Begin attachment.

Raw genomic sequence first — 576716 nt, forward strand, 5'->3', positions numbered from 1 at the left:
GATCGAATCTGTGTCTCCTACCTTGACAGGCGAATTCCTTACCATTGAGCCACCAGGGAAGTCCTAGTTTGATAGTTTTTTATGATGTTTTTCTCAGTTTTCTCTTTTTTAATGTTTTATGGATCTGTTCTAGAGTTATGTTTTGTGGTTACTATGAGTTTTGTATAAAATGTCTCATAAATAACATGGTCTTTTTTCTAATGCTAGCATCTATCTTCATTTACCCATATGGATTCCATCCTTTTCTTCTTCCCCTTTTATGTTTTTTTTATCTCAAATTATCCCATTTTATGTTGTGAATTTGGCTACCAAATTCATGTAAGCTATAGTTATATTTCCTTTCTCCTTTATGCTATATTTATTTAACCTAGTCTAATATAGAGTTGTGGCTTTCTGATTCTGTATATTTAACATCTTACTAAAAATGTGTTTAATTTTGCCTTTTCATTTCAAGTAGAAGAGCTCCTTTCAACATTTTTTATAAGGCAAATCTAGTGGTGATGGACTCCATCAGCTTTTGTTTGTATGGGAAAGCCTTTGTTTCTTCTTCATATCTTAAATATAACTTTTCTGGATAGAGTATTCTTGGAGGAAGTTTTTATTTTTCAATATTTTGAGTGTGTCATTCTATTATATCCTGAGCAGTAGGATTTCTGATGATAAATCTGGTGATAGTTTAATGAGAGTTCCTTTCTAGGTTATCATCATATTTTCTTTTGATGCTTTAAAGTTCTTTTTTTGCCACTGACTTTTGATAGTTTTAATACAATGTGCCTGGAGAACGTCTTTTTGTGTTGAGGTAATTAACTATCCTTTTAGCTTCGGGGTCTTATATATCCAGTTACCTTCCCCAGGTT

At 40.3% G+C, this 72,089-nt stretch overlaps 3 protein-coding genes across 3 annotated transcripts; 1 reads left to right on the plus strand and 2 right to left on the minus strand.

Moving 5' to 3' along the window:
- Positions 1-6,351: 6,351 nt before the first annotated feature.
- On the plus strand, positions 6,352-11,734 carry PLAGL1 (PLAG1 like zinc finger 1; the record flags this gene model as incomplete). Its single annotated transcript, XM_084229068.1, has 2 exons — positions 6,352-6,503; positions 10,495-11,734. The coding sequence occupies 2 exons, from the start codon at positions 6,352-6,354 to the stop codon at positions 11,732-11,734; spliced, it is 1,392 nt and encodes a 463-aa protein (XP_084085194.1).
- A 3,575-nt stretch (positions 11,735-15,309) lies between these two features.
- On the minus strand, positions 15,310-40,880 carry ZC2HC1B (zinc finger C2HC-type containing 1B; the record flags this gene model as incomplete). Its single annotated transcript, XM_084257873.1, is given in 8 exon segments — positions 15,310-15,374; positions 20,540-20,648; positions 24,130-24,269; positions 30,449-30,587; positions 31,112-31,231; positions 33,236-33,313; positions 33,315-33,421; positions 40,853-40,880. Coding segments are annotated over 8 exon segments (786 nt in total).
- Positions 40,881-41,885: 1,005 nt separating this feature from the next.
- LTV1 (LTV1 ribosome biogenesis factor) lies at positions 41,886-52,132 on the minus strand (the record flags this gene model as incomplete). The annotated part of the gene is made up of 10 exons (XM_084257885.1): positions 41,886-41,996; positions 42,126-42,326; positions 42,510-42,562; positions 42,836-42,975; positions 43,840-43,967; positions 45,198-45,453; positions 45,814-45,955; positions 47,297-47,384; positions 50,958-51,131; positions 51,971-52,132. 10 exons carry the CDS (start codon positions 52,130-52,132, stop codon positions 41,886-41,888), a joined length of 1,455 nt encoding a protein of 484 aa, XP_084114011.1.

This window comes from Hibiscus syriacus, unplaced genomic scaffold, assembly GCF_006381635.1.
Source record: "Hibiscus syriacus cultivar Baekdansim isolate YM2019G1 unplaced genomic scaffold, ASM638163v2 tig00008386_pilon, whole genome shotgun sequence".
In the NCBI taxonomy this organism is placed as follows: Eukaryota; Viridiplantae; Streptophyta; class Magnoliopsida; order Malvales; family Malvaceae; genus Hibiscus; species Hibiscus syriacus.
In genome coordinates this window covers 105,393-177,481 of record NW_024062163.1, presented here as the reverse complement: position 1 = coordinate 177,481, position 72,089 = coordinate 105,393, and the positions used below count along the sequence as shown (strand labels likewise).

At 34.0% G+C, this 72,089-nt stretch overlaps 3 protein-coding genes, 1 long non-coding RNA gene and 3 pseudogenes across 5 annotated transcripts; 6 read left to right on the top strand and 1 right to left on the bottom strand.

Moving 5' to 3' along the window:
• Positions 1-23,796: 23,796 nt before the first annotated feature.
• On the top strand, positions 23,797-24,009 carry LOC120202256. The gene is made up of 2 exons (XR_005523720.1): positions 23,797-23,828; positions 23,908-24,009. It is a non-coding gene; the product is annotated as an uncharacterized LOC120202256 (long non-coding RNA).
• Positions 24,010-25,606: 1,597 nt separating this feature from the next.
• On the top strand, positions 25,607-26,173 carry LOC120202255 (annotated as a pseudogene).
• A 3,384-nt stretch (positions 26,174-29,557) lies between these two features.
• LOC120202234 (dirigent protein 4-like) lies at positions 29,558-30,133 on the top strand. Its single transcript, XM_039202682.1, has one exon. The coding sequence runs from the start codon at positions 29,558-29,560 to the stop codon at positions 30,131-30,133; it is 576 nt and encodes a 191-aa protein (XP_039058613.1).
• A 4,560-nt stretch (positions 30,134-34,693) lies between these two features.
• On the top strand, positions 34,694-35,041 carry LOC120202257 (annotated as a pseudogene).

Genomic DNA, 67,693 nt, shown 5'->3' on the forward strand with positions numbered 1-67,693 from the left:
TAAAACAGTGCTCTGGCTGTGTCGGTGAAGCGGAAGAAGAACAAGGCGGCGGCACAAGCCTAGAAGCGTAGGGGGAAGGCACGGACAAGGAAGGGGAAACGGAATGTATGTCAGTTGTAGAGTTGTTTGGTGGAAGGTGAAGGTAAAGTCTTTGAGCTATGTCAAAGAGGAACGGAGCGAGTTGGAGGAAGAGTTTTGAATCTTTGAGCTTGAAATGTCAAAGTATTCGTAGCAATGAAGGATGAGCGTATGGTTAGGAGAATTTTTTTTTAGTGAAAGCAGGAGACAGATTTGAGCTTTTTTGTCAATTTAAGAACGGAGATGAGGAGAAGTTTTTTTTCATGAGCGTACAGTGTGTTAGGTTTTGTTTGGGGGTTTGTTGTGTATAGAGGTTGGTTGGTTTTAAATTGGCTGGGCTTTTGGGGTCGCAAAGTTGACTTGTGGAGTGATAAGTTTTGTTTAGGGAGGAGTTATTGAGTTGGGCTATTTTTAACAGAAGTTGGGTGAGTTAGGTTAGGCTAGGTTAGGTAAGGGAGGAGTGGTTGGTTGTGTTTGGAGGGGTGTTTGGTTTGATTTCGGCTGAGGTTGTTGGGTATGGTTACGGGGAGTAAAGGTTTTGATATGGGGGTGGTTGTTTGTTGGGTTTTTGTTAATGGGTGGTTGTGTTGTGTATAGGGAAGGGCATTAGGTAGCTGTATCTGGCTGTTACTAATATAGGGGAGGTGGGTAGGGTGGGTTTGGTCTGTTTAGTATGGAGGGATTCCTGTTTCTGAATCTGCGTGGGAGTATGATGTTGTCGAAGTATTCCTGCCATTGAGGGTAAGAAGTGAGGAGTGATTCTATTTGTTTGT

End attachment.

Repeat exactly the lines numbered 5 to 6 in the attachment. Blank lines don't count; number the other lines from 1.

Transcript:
- Positions 1-6,351: 6,351 nt before the first annotated feature.
- On the plus strand, positions 6,352-11,734 carry PLAGL1 (PLAG1 like zinc finger 1; the record flags this gene model as incomplete). Its single annotated transcript, XM_084229068.1, has 2 exons — positions 6,352-6,503; positions 10,495-11,734. The coding sequence occupies 2 exons, from the start codon at positions 6,352-6,354 to the stop codon at positions 11,732-11,734; spliced, it is 1,392 nt and encodes a 463-aa protein (XP_084085194.1).